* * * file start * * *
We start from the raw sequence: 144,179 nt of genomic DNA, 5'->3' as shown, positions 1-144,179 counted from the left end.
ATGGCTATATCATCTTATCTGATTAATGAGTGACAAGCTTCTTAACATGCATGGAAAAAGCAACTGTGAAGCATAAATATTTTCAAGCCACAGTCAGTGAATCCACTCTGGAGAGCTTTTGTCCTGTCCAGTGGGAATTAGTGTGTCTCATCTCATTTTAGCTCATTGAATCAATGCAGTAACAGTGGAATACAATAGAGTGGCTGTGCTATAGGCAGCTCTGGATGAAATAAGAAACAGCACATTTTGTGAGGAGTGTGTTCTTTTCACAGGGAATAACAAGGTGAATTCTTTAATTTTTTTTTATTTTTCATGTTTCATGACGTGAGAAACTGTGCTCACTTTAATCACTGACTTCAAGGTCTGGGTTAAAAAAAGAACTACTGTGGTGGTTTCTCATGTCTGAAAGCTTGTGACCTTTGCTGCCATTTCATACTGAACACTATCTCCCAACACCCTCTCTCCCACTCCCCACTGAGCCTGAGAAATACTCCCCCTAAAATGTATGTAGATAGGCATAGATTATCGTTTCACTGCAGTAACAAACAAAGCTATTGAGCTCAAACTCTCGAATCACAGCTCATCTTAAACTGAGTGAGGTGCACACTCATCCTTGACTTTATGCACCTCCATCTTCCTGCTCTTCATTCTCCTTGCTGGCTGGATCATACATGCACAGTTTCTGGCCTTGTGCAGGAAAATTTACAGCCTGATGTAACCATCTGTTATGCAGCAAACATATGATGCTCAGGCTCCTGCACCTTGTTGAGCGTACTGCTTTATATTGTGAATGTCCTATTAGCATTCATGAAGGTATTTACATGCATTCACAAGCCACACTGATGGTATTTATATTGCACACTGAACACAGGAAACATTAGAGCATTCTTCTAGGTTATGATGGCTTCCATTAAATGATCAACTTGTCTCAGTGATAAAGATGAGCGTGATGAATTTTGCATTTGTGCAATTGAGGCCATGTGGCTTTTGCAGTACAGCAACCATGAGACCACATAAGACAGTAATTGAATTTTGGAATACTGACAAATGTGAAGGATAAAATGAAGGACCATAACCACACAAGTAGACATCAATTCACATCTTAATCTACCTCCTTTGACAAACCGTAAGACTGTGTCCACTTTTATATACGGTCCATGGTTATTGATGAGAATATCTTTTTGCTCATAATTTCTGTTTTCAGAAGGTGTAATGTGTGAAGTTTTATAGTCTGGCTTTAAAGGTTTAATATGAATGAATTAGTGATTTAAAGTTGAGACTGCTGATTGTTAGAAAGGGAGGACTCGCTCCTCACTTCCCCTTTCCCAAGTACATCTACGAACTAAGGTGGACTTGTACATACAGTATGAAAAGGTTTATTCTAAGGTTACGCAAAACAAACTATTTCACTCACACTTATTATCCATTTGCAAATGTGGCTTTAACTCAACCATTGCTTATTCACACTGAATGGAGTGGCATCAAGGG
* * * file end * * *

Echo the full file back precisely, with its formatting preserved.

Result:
We start from the raw sequence: 144,179 nt of genomic DNA, 5'->3' as shown, positions 1-144,179 counted from the left end.
ATGGCTATATCATCTTATCTGATTAATGAGTGACAAGCTTCTTAACATGCATGGAAAAAGCAACTGTGAAGCATAAATATTTTCAAGCCACAGTCAGTGAATCCACTCTGGAGAGCTTTTGTCCTGTCCAGTGGGAATTAGTGTGTCTCATCTCATTTTAGCTCATTGAATCAATGCAGTAACAGTGGAATACAATAGAGTGGCTGTGCTATAGGCAGCTCTGGATGAAATAAGAAACAGCACATTTTGTGAGGAGTGTGTTCTTTTCACAGGGAATAACAAGGTGAATTCTTTAATTTTTTTTTATTTTTCATGTTTCATGACGTGAGAAACTGTGCTCACTTTAATCACTGACTTCAAGGTCTGGGTTAAAAAAAGAACTACTGTGGTGGTTTCTCATGTCTGAAAGCTTGTGACCTTTGCTGCCATTTCATACTGAACACTATCTCCCAACACCCTCTCTCCCACTCCCCACTGAGCCTGAGAAATACTCCCCCTAAAATGTATGTAGATAGGCATAGATTATCGTTTCACTGCAGTAACAAACAAAGCTATTGAGCTCAAACTCTCGAATCACAGCTCATCTTAAACTGAGTGAGGTGCACACTCATCCTTGACTTTATGCACCTCCATCTTCCTGCTCTTCATTCTCCTTGCTGGCTGGATCATACATGCACAGTTTCTGGCCTTGTGCAGGAAAATTTACAGCCTGATGTAACCATCTGTTATGCAGCAAACATATGATGCTCAGGCTCCTGCACCTTGTTGAGCGTACTGCTTTATATTGTGAATGTCCTATTAGCATTCATGAAGGTATTTACATGCATTCACAAGCCACACTGATGGTATTTATATTGCACACTGAACACAGGAAACATTAGAGCATTCTTCTAGGTTATGATGGCTTCCATTAAATGATCAACTTGTCTCAGTGATAAAGATGAGCGTGATGAATTTTGCATTTGTGCAATTGAGGCCATGTGGCTTTTGCAGTACAGCAACCATGAGACCACATAAGACAGTAATTGAATTTTGGAATACTGACAAATGTGAAGGATAAAATGAAGGACCATAACCACACAAGTAGACATCAATTCACATCTTAATCTACCTCCTTTGACAAACCGTAAGACTGTGTCCACTTTTATATACGGTCCATGGTTATTGATGAGAATATCTTTTTGCTCATAATTTCTGTTTTCAGAAGGTGTAATGTGTGAAGTTTTATAGTCTGGCTTTAAAGGTTTAATATGAATGAATTAGTGATTTAAAGTTGAGACTGCTGATTGTTAGAAAGGGAGGACTCGCTCCTCACTTCCCCTTTCCCAAGTACATCTACGAACTAAGGTGGACTTGTACATACAGTATGAAAAGGTTTATTCTAAGGTTACGCAAAACAAACTATTTCACTCACACTTATTATCCATTTGCAAATGTGGCTTTAACTCAACCATTGCTTATTCACACTGAATGGAGTGGCATCAAGGG